8 February 2013. The National Football League Players Association (NFLPA) recently announced that it chose Harvard University to lead a $100 million research effort to study chronic traumatic encephalopathy and a host of other devastating health problems in professional footballers (see Boston Globe and Harvard news stories).
The grant will fund two key projects. One is a 10-year cohort study of 1,000 retired NFL athletes with diverse playing histories and various ethnic, geographic, and sociodemographic backgrounds. During the first phase, participants will receive extensive tests ranging from blood work to brain imaging. "We want to gain insight into what makes some players develop problems while others remain healthy,” said Alvaro Pascual-Leone of Beth Israel Deaconess Medical Center, Boston. Pascual-Leone is one of four co-directors of the Harvard initiative. The others are Lee Nadler of Dana-Farber Cancer Institute, Ross Zafonte of Spaulding Rehabilitation Hospital, and William Meehan of the Sports Concussion Clinic at Boston Children’s Hospital.
From this initial analysis, scientists will identify 100 of the healthiest and 100 of the least healthy participants for further testing. “Ultimately, we want to develop markers of disease that we can test in players in a second phase, to see if we can identify problems early enough to treat or prevent them,” Pascual-Leone told Alzforum. He estimates it will take two and a half years to recruit the full 1,000 participants.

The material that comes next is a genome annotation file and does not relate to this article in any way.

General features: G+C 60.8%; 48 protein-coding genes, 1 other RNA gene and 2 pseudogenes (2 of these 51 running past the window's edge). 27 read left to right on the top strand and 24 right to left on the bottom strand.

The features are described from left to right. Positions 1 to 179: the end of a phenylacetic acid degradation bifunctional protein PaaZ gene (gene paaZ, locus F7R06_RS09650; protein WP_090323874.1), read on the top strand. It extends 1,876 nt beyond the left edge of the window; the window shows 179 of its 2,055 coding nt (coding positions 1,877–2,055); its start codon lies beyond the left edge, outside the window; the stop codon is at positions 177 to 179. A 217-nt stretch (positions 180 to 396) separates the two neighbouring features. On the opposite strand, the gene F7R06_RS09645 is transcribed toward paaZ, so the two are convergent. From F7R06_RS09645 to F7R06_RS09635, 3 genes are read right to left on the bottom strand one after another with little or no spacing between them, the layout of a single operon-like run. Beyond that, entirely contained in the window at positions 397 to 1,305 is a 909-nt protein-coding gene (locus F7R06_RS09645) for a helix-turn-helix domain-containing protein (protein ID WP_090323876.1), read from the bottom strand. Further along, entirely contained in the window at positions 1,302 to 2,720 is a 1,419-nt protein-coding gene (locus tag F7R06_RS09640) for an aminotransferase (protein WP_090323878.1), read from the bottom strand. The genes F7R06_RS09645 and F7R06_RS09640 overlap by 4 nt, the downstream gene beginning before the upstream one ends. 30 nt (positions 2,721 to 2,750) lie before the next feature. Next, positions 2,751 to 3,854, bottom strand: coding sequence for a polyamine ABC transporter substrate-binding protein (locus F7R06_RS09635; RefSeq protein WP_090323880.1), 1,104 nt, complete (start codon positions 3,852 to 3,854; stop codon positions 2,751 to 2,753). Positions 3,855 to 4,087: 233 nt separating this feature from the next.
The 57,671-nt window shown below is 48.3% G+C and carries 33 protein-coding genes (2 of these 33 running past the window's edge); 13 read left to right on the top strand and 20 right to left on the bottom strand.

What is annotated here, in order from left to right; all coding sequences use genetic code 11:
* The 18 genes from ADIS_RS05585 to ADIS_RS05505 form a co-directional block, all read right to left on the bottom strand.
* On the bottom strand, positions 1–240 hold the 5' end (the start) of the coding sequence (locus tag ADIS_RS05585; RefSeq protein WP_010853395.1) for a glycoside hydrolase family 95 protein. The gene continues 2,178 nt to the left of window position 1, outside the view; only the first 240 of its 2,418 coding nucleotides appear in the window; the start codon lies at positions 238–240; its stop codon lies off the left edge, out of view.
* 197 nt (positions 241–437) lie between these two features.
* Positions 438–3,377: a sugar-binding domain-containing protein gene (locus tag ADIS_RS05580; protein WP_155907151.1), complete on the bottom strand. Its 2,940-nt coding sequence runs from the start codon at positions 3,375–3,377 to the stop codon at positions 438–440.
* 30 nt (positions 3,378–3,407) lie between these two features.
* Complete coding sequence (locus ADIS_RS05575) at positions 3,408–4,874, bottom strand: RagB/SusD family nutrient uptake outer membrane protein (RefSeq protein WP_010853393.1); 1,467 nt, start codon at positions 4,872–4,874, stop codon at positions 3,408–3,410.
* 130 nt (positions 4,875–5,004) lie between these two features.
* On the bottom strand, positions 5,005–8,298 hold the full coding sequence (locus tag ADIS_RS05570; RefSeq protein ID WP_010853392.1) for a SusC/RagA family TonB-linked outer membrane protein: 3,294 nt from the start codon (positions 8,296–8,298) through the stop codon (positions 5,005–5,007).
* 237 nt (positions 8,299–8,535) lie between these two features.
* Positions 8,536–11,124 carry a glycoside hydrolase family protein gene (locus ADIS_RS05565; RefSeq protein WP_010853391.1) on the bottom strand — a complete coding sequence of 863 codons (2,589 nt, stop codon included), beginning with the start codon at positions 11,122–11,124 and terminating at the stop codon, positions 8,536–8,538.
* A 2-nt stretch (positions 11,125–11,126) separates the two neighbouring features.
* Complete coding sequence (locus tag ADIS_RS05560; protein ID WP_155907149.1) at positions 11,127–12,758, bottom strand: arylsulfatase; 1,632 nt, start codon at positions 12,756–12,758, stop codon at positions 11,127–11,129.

In parallel with the cohort study, the Harvard team plans to launch clinical trials testing therapeutic approaches in three areas—repair of anterior cruciate ligament (ACL) injuries, treatment of heart muscle disease (cardiomyopathy), and prevention of cognitive deficits caused by concussions. “The clinical trials will focus on interventions that can benefit players,” Pascual-Leone said. “We want to address their needs now without having to wait for results from the cohort study.” The scientists will choose some participants of the cohort study to take part in the intervention trials. They hope to launch the first trials in the next few months, Pascual-Leone said, noting that Harvard will also seek applications for therapeutic trials from other institutions.
The connection between sports-related injury and CTE has intensified in recent years. Several conferences in 2012 were dedicated to this topic (see Lou Ruvo series; ARF Keystone story), and the development of brain imaging ligands for tau—the culprit protein of CTE neuropathological aggregates—was high on the agenda at the Human Amyloid Imaging (HAI) conference last month in Miami, Florida (ARF related conference story and McKee et al., 2013).
In a separate effort, the NFL itself—which got hit with thousands of lawsuits filed by ex-players—announced it would partner with General Electric (GE) in a four-year initiative that would devote $50 million to develop tools including imaging technology to detect concussion-related brain problems (see New York Times story). The league also has a new website focusing on health and safety.—Esther Landhuis.